Artificial Muscle Actuator: How it Works
The EPAM is a thin layer of specialized plastic film that is sandwiched between two electrodes. The film collapses by several tenths of a millimeter when a current is applied, thus lowering the surface. By executing this action-that is, whenever the user hits the touchscreen surface of a device-it will simulate the feel of a finger pressing on a button. The user perceives that he or she is applying the correct amount of pressure needed to successfully complete the activity.

AMI engineers knew they needed to overcome significant technical challenges to achieve the desired durability and flexibility. This included the ability to survive and work effectively in high-humidity scenarios. The company also knew it needed to produce the EPAMs in volume to achieve cost efficiencies.

 “We initially had difficulty in getting the actuators to last more than an hour in high humidity; we overcame that and then achieved a breakthrough in high-volume manufacturing techniques to make the products at more affordable price points,” Rosenthal says.

This summer AMI lined up a factory that will produce one million actuators or artificial muscles a month so it can ship products by year’s end.

 “We’re targeting products for a range of applications, including valves, pumps, power generation, and sensors,” Rosenthal says. “These designs have a high power density, are energy efficient, and also deliver unique enabling benefits to each application.” 

AMI’s decision to focus on several specific high-demand vertical markets like smartphones and gaming peripherals is a wise one. AMI is also sagely pursuing a long-term strategy of diversification. Its plastic artificial muscles will address such emerging applications as mobile medical devices, automotive, and industrial controllers, and eventually even back to its core competency in robotics. This diversification ensures that AMI will not rely on a single vertical and should serve to insulate the company from the vagaries of the ongoing economic downturn.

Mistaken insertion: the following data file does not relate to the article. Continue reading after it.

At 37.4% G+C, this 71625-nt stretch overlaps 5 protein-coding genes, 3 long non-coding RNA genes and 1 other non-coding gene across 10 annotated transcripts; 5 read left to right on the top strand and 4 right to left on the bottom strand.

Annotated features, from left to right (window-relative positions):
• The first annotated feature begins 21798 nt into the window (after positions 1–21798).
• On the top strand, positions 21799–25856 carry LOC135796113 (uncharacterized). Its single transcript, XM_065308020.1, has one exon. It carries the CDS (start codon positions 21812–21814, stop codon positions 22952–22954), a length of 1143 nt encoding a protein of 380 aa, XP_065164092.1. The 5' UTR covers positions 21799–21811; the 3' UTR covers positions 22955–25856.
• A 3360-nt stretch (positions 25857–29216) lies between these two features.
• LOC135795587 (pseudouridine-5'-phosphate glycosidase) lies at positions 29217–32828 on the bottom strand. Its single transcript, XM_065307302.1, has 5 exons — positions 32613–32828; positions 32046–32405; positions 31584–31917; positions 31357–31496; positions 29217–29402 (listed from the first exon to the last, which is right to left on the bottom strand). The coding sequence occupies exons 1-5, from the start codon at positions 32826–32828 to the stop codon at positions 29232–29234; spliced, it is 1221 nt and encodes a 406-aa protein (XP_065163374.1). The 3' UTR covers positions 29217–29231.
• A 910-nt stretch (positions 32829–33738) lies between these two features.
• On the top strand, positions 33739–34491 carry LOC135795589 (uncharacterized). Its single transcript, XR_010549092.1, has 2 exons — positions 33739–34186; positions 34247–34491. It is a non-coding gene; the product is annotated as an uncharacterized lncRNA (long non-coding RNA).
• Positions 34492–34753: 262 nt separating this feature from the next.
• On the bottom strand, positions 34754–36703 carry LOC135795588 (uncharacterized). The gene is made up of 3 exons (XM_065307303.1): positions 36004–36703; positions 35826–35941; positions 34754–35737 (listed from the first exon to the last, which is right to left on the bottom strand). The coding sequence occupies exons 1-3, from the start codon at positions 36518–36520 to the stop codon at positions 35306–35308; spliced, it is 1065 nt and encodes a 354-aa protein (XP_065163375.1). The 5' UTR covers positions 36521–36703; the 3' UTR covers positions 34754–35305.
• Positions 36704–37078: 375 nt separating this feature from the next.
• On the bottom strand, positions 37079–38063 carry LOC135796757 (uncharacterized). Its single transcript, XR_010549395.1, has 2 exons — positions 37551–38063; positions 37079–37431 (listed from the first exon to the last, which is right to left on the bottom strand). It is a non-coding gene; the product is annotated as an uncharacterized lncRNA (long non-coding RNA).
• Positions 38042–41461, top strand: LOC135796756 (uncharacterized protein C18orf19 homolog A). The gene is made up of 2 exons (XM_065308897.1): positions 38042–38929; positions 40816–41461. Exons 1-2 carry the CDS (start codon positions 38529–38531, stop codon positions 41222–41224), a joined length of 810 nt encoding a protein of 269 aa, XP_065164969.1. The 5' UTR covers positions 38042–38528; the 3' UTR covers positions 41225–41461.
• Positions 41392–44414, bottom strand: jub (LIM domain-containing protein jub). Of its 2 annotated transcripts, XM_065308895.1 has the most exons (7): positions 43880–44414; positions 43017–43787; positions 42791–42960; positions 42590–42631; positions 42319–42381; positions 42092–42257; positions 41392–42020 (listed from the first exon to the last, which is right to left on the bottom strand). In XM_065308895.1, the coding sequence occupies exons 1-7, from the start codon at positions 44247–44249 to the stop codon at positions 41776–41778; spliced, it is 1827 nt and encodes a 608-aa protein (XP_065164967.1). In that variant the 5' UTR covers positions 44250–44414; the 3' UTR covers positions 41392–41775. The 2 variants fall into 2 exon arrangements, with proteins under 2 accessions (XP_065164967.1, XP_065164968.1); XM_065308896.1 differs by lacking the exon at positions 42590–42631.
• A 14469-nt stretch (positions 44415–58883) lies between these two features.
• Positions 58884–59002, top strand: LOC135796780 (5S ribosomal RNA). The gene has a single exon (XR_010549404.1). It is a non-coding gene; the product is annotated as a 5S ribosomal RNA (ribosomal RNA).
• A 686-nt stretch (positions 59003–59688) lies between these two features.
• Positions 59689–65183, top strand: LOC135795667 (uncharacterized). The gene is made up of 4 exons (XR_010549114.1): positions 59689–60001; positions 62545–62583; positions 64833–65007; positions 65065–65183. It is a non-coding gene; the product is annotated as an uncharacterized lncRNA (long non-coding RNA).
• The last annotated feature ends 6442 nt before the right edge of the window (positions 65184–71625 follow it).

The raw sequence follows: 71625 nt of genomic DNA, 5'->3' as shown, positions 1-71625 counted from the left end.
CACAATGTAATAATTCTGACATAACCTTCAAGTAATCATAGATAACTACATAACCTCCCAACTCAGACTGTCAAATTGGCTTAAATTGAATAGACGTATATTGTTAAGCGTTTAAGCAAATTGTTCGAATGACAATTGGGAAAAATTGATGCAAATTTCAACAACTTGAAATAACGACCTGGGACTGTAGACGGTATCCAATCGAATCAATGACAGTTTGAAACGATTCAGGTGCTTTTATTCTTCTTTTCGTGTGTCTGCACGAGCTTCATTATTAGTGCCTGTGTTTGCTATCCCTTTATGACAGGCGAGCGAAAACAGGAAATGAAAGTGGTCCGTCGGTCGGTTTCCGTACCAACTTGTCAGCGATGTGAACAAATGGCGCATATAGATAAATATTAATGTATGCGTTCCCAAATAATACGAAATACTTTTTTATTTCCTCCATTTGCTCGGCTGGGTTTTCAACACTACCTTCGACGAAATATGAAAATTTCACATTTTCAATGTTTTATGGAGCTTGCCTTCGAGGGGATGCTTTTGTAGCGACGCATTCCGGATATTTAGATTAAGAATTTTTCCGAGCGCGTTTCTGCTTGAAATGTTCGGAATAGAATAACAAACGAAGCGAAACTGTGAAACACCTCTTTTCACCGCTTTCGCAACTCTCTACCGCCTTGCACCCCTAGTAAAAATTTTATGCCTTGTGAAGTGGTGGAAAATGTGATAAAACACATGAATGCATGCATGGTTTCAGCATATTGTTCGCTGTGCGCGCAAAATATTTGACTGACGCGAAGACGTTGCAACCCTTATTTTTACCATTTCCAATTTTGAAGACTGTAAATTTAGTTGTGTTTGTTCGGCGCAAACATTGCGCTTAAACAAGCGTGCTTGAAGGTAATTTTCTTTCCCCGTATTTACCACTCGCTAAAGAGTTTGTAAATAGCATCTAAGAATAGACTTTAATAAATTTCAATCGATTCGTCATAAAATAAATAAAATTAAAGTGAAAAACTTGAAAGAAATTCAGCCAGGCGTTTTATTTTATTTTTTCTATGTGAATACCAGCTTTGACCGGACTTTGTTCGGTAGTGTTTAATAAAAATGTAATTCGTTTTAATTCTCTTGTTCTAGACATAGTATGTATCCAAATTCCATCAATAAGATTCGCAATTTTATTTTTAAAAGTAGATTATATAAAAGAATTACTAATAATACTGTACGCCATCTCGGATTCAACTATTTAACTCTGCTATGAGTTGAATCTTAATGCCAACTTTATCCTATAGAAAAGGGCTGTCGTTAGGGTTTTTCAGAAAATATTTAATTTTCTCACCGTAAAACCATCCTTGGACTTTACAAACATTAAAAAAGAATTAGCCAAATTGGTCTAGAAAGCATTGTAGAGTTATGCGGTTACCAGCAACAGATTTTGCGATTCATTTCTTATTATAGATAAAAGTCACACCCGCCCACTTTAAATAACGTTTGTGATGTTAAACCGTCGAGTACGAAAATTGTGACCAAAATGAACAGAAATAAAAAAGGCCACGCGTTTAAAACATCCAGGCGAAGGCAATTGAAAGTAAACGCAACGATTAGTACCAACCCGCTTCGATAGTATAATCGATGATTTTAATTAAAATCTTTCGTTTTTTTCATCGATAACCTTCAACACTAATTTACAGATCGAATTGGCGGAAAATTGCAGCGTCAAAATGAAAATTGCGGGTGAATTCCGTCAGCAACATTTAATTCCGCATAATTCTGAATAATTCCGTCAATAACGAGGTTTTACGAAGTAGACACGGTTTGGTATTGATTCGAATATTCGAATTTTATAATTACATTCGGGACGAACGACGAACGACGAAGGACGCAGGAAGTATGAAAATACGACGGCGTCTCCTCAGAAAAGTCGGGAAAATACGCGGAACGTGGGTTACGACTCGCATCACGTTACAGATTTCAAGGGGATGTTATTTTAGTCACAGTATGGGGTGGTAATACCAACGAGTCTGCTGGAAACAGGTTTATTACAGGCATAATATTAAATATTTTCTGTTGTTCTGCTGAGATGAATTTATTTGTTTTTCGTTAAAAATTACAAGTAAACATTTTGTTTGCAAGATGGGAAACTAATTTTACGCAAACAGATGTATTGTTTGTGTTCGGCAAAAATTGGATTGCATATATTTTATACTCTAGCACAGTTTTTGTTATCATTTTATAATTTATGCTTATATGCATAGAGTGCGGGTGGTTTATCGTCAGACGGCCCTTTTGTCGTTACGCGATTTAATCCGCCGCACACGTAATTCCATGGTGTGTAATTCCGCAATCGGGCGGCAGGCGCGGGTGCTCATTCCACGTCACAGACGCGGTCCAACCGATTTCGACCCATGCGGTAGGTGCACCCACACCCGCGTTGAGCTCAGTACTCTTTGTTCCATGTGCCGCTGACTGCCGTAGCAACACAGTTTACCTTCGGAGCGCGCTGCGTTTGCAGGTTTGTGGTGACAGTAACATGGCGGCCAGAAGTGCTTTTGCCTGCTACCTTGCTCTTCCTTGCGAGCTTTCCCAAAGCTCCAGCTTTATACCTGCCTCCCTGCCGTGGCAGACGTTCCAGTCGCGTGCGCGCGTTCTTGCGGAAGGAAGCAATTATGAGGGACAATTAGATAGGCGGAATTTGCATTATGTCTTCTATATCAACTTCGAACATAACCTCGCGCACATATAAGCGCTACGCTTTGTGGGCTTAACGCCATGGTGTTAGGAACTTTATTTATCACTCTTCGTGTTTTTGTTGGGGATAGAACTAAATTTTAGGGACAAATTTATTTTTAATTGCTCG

Focusing on Durability and Stability
AMI also undertook an extensive testing and qualification program to ensure that its artificial muscles would have sufficiently long life spans, high reliability, and stable performance over a wide variety of operating environments.

 “The durability comes from the elastomer material, which is typically deployed as a shock absorber. There are essentially no moving parts-it’s a lot like Gumby,” Rosenthal notes. “Our standard products are specified to 10 million cycles within 10 percent of peak performance.

The proof, of course, will be when the actual products ship. On paper, AMI has a lot going for it: a team of engineers with a decade of experience in EPAM actuator technology, access to a deep pool of Bayer MaterialScience R&D monies and its international sales force, and a sound business and technology plan.